Icon, Icon, how I love thee Icon. I love the curves of your bottle, I love your flavors and their seductive ways as they wash over my palate and I love how you make me feel oh so special and fancy free. But Icon, Icon, why do you always leave me with such a yearning of wanting more of you.

Ok, enough of me trying to be poetic but if ever I were to write a poem, it would surely be about 2007 Ravenswood Icon Mixed Blacks. I first tasted this wine at the Ravenswood winery. Not in the tasting room but in a room adjacent to where a piece of the magic happens. It was during a blending session where I had the opportunity to blend my own wine. The blends were the same Carignane, Petite Sirah, Zinfandel and Alicante Bouschet used in Icon. I recently received my very own sample of Icon, which made me a very happy wine drinker.

The Alicante Bouschet provides the deep ink color in the glass. A perfumey nose and an abundance of juicy blueberries entice the senses. Flavors are full of ripe black fruits, spicy black pepper and cassis. High acidity and tannins combine with a long and oaky finish. If I had to come up with one descriptor to sum up the wine, one word comes to mind; beautiful. Icon is truly a very beautiful and well crafted wine.

Blend – 36% Carignane, 27% Petite Sirah, 25% Zinfandel, 12% Mixed Blacks
Appellation – Sonoma County
TA – 6.25g/L
pH – 3.60
RS – 0.7g/L
Alcohol – 14.9%
Price - $75
Production – 1,070 cases
Agebility – Drink between now and 7-10 years.

Icon is a throwback to before the Prohibition era when blending grapes to make a wine was king. The Alicante Bouschet was planted heavily during Prohibition in California for export to the East Coast. The grape’s thick skin made it resistant to rot during transportation and the intense red color made it easy to dilute the wine without taking away from its appearance.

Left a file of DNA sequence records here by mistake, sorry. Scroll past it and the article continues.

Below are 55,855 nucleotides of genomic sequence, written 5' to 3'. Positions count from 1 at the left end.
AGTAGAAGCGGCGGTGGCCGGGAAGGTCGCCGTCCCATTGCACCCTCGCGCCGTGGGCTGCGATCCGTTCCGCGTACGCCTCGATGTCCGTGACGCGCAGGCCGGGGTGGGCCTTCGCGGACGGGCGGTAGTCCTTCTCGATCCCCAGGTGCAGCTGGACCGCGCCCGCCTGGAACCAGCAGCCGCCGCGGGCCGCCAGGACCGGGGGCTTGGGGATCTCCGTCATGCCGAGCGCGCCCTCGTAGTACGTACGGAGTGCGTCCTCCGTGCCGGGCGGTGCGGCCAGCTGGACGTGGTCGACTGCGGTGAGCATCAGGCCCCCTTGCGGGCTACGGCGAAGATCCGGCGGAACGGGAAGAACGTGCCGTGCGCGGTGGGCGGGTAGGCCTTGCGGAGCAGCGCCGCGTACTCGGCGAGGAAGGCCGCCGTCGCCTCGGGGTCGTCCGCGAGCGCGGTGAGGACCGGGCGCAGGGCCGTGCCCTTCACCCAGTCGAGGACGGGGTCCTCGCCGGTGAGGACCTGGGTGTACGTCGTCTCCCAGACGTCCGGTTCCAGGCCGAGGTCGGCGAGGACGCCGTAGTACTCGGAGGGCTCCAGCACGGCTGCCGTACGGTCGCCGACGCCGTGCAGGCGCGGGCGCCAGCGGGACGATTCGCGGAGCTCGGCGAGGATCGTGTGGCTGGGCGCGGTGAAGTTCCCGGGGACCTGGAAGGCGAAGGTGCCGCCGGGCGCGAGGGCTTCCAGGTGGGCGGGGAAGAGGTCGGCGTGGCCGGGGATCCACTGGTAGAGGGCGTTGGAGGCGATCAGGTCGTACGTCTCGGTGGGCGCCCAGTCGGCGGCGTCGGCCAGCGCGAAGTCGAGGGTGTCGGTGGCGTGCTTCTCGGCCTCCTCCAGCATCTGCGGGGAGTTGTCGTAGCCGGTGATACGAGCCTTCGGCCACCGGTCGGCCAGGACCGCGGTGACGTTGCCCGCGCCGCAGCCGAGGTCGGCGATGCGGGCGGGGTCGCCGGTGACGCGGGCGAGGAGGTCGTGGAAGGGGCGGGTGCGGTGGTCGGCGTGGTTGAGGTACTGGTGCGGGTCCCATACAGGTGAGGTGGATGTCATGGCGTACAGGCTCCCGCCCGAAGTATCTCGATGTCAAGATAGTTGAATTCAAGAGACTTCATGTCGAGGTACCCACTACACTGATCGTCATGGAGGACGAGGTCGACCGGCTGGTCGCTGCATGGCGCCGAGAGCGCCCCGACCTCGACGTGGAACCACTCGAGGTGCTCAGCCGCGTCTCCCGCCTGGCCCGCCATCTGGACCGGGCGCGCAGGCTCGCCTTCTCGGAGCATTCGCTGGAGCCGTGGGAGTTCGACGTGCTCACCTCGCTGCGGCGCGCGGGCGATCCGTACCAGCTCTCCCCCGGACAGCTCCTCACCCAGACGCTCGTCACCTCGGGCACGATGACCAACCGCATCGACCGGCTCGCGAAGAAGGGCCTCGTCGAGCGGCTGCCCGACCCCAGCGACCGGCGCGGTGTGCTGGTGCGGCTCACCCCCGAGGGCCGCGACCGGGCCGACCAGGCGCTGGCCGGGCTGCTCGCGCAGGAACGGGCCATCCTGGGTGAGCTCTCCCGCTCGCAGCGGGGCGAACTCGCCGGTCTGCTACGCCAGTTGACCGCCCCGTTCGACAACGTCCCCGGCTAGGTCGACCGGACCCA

As I listen to Mardi Gras jazz playing in the background, I’m almost be taken away to the time of prohibition, jazz clubs and bootleg liquor and wine. I’m grateful these wonderful old vines survived and wine growers persevered with innovative ways to keep making that wonderful and beautiful juice.

Congratulations go out to Joel Peterson who was inducted into the Vintners Hall of Fame on February 21, 2011. Cheers to Joel!

2011© Kellie Stargaard. All Rights Reserved.

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Tuesday, March 1, 2011

Wines I Wouldn’t Recommend, Summerfield Cabernet Sauvignon and Yalumba Y Merlot

It happens, in my effort to find great tasting affordable wines, I come across some that are better left on the shelf. My latest disappointment in affordable wine purchases are Summerfield and Yalumba both were found at my local Total Wine. One was definitely worse than the other and the price tag will tell you immediately which one.

2009 Summerfield Cabernet Sauvignon - $4.99
I had some hopes this would go well, the aromas were full spicy and zesty black pepper but there was also something in the background, some sort of chemical smell. Still, I had to take that first sip. More of the chemical taste, like cleaning products or mimeograph paper. If you’re old enough, you’ll remember that smell from when your teacher brought in freshly made “copies” and told you to leave them on your desk until they dried. Yep, that’s the flavor coming through. There’s also lemon and a lot of jamminess in the flavors. This wine quickly went down the drain.

Yalumba Y Merlot South Australia - $12.99
I was really disappointed in this one. I mean $12.99, not exactly on the really cheap side. It wasn’t as bad as the Summerfield but was still a big disappointment. Aromas of blackberry and currant are fine but there’s something vegetative in the background. It’s actually reminiscent of rotting vegetables, not a good aroma or flavor in wine or anywhere else. Flavors are faint but I think I pick up something leafy. I call this the Gardenia leaf smell. No I’ve never eaten a Gardenia leaf or mimeograph ink but smell accounts for the majority of what you taste.

I’m not even going to bother with information on these wineries other than for Australia’s oldest family owned winery, you’d think the Yalumba Y Merlot would have been better. Maybe I’ll try another varietal for the Yalumba but I won’t bother going near the Summerfield again.

2011© Kellie Stargaard. All Rights Reserved.